But the head of the organization says change is necessary and it requires "all hands on deck."
A staff sergeant from B.C. wrote to Paulson after the RCMP chief issued a video statement focusing on the need for solid police work, accountable leadership, discipline and a respectful workplace.
Paulson has been vocal about the need to rid the force of its "bad apples" and the government recently introduced legislation to give the commissioner more powers to discipline or fire those who give the force a bad name.
Staff Sgt. Tim Chad, however, wrote to Paulson saying trust is missing between officers and senior managers, who are trying to create a new culture within the RCMP when only a few are to blame for its woes.
"We are not all a bunch of screw-ups but it is evident we are all being lumped into that category and we are not valued and trusted," he wrote in an email in July.
Chad also said the RCMP senior executive committee is pursuing changes to benefits without proper consultation with employees.
"We are being paid lip service and this is of grave concern," he wrote.
Paulson responded by suggesting that Chad is "living under a rock" if he thinks that the RCMP does not require an "all hands on deck" approach to restoring the public's trust.
"Wake up Man, this organization is at risk," he wrote.
RCMP challenges not a 'PR exercise'
Paulson stuck by his comments in an interview with CBC News and said the RCMP troubles didn't start with recent accusations of sexual harassment but go back years, including a pension scandal and the Taser-related death of Polish immigrant Robert Dziekanski at Vancouver International Airport.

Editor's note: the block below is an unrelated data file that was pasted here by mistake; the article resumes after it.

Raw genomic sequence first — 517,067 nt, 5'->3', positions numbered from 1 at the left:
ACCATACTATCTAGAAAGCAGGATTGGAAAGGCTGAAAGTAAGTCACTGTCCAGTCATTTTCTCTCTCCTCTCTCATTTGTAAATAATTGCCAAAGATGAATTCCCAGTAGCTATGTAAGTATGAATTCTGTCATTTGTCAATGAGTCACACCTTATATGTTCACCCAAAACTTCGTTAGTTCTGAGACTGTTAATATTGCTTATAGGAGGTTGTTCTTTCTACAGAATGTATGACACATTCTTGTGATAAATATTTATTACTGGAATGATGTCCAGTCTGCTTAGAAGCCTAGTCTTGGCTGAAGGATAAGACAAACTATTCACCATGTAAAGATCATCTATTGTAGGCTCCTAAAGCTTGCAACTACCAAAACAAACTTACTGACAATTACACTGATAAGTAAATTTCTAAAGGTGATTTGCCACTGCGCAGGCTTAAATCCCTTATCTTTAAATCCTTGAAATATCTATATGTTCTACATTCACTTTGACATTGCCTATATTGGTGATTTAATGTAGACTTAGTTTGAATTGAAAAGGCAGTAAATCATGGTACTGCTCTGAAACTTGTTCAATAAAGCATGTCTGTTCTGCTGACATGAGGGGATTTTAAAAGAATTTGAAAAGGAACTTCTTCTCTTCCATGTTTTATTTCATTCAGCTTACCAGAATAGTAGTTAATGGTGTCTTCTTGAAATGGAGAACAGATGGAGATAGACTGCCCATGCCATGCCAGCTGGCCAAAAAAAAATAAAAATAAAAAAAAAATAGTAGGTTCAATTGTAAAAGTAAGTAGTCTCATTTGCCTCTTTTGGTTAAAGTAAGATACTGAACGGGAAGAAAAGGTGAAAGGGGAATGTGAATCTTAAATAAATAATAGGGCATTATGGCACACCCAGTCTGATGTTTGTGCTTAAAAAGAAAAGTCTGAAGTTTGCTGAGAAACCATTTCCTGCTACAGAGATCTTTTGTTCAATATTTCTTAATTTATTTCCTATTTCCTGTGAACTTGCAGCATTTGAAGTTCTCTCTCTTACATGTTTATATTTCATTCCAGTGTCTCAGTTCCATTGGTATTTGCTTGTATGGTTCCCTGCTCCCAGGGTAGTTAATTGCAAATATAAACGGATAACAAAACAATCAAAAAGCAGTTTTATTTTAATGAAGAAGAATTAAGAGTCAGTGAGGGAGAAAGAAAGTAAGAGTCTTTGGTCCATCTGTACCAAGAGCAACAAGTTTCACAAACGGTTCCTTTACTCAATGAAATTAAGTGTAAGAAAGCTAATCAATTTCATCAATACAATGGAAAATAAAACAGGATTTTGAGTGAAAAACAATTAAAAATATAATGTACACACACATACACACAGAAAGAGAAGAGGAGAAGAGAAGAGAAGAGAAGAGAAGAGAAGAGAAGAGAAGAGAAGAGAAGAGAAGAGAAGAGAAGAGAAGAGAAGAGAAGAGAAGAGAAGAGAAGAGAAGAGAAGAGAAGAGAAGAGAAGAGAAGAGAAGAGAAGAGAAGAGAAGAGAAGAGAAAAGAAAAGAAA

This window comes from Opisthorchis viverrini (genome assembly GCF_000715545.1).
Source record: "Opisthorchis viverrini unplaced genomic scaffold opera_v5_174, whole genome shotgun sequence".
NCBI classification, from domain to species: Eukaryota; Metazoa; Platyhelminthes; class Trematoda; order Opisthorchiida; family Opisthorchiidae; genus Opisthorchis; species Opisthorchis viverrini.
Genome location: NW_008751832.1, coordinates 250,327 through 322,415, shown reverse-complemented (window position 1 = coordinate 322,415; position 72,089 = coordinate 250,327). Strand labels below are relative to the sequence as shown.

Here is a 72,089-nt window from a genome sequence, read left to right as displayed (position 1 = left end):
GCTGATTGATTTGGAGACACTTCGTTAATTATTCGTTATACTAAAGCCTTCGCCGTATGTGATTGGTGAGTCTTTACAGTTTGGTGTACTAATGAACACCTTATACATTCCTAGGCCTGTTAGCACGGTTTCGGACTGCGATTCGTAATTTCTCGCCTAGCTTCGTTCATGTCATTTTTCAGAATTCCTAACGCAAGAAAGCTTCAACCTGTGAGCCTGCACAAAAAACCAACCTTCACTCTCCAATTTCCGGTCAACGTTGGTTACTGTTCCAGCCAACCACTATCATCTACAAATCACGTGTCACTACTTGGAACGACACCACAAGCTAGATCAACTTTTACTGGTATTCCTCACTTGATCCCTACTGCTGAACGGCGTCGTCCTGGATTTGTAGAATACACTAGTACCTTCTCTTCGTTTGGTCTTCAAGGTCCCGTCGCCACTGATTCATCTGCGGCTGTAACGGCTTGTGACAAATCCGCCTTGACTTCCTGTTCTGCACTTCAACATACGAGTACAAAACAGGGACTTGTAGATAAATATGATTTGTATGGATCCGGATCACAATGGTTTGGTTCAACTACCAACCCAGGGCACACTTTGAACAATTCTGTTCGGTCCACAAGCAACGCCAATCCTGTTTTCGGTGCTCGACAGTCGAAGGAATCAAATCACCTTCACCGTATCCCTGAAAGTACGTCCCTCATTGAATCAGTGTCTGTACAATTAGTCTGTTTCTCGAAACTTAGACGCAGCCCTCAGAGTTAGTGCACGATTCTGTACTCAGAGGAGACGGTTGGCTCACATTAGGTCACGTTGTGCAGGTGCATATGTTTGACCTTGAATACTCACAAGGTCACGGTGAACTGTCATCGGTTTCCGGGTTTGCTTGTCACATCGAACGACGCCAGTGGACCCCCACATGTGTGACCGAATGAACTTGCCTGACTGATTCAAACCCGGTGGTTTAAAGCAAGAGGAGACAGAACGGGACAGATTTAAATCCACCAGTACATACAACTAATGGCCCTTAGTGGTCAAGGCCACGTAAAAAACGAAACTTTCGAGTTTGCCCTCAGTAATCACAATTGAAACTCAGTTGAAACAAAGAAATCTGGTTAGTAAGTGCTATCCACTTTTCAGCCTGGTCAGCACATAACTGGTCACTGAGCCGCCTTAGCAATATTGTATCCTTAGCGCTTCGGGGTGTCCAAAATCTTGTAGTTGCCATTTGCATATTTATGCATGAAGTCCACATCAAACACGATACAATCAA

"When some of our members think of our challenges as being a PR exercise that is being dominated by some bad behaving members then we do the organization a disservice," Paulson said.
The RCMP is facing a number of lawsuits from women who allege they were subject to harassment and bullying on the job. One class-action suit has been filed by hundreds of current and former Mounties.
Paulson said the RCMP needs to make fundamental changes or risk losing the trust of Canadians.
"The employees in the RCMP need to understand what's at stake," Paulson told CBC. “And not everybody does. A lot of people do but not everybody does."
Chad declined a request for comment saying it would violate policy.
Staff Sgt. Mike Casault, from the RCMP's staff relations program, said he has heard similar complaints from other officers but said it is due largely to the widespread changes coming to the organization.
Along with the changes to the way officers are disciplined, the RCMP announced it would overhaul employee health, disability and support services to reduce costs.
"There are some members out there that are getting disgruntled, discouraged and so Tim [Chad] is not the only one," Casault said.
Mounties are dealing with a number of unknowns and many are looking for clarity about what's in store, he said.
Paulson was promoted to commissioner in November of last year and pledged to transform the RCMP to restore morale within the force and trust with Canadians.